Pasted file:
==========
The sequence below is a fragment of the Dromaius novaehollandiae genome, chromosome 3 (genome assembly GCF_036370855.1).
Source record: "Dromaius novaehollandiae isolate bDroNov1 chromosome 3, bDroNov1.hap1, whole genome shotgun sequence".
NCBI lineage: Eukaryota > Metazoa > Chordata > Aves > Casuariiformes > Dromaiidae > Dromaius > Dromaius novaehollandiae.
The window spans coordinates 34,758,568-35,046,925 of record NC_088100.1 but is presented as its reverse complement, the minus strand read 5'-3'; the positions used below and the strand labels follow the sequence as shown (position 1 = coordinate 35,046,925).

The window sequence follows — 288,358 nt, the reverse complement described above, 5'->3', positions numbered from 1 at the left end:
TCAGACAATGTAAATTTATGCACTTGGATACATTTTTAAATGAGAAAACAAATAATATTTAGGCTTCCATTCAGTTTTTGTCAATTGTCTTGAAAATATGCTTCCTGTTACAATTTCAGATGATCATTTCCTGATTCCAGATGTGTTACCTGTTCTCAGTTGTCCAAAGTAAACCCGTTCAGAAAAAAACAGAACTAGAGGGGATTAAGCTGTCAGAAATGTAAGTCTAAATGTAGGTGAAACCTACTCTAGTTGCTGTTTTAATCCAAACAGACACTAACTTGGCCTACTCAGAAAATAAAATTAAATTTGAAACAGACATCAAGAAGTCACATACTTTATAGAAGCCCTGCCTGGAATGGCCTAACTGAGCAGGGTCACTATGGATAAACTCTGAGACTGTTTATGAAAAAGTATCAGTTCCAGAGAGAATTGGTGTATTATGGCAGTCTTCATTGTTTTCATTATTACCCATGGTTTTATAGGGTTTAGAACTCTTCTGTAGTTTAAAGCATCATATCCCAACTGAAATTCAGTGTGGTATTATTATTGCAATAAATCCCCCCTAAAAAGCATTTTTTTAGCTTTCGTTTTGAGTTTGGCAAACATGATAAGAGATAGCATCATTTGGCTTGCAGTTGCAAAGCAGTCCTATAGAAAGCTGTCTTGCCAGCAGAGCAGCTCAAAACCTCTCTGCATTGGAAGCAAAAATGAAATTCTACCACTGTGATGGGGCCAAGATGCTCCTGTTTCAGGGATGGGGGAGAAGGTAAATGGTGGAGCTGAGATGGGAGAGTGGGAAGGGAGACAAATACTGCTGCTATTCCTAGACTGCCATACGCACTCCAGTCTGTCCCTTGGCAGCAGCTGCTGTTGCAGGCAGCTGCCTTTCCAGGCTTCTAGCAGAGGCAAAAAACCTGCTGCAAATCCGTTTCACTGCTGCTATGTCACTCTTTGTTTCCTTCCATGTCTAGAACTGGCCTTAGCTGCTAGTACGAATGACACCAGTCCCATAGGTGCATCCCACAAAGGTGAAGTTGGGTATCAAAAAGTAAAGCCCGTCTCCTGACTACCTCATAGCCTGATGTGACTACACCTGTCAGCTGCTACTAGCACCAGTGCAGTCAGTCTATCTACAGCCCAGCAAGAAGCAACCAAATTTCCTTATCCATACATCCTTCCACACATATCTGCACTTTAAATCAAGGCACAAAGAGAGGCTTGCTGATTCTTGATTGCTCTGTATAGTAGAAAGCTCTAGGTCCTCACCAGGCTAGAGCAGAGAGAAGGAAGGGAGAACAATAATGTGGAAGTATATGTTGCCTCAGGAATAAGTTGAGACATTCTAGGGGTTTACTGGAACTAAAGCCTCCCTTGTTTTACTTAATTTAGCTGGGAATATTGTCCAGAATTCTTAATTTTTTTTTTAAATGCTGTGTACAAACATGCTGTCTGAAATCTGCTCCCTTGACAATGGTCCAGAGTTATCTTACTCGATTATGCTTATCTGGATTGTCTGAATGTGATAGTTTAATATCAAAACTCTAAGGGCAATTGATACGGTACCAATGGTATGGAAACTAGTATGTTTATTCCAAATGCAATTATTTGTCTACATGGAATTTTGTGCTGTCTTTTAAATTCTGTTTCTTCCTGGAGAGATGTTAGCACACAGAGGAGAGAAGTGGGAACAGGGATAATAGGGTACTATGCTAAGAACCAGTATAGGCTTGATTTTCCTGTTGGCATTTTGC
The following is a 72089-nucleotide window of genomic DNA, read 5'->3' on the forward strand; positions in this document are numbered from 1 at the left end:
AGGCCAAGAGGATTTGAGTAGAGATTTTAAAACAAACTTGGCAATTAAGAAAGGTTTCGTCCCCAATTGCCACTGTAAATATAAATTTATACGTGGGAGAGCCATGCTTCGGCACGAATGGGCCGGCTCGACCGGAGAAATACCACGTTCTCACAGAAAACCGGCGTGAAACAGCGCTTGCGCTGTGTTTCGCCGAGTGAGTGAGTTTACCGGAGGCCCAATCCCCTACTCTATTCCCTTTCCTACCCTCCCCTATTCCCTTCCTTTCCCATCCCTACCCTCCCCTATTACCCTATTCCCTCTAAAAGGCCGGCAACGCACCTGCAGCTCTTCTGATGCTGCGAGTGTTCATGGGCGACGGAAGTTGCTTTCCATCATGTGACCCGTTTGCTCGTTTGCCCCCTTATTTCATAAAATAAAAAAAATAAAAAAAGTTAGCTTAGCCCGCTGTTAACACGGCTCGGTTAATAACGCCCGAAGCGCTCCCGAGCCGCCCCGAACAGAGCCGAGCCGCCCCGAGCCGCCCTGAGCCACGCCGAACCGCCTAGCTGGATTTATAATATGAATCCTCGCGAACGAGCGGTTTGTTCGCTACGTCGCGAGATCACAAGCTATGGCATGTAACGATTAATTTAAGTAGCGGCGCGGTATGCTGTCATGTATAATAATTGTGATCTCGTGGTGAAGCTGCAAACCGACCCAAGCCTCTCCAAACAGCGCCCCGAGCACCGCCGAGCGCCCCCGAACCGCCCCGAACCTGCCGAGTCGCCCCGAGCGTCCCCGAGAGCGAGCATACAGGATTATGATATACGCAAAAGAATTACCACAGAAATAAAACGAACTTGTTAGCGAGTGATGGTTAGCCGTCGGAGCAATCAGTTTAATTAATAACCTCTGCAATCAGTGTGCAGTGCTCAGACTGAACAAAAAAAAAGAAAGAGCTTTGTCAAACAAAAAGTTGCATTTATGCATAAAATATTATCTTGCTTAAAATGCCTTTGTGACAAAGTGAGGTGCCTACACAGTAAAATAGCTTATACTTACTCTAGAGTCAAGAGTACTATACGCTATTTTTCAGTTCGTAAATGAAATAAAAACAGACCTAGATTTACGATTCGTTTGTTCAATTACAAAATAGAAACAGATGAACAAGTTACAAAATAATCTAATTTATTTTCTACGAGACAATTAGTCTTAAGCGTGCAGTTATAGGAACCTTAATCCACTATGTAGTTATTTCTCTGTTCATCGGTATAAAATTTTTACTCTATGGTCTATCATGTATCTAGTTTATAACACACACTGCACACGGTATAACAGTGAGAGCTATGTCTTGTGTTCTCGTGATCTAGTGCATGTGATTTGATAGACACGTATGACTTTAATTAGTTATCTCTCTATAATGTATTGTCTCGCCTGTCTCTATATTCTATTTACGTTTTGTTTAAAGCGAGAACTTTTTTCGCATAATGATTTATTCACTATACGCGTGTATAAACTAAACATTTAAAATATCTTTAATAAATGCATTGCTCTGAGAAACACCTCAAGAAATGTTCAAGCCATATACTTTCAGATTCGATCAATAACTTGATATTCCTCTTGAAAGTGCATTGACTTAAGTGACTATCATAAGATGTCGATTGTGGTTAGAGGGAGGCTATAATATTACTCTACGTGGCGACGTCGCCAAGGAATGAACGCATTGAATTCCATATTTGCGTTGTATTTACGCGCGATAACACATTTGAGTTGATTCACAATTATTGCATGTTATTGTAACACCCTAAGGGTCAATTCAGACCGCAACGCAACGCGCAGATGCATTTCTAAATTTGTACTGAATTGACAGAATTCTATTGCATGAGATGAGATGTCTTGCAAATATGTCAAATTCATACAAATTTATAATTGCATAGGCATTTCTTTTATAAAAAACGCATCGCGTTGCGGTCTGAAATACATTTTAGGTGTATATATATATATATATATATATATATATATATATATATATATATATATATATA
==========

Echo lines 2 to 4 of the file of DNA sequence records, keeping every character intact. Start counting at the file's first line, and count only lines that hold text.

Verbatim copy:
Source record: "Dromaius novaehollandiae isolate bDroNov1 chromosome 3, bDroNov1.hap1, whole genome shotgun sequence".
NCBI lineage: Eukaryota > Metazoa > Chordata > Aves > Casuariiformes > Dromaiidae > Dromaius > Dromaius novaehollandiae.
The window spans coordinates 34,758,568-35,046,925 of record NC_088100.1 but is presented as its reverse complement, the minus strand read 5'-3'; the positions used below and the strand labels follow the sequence as shown (position 1 = coordinate 35,046,925).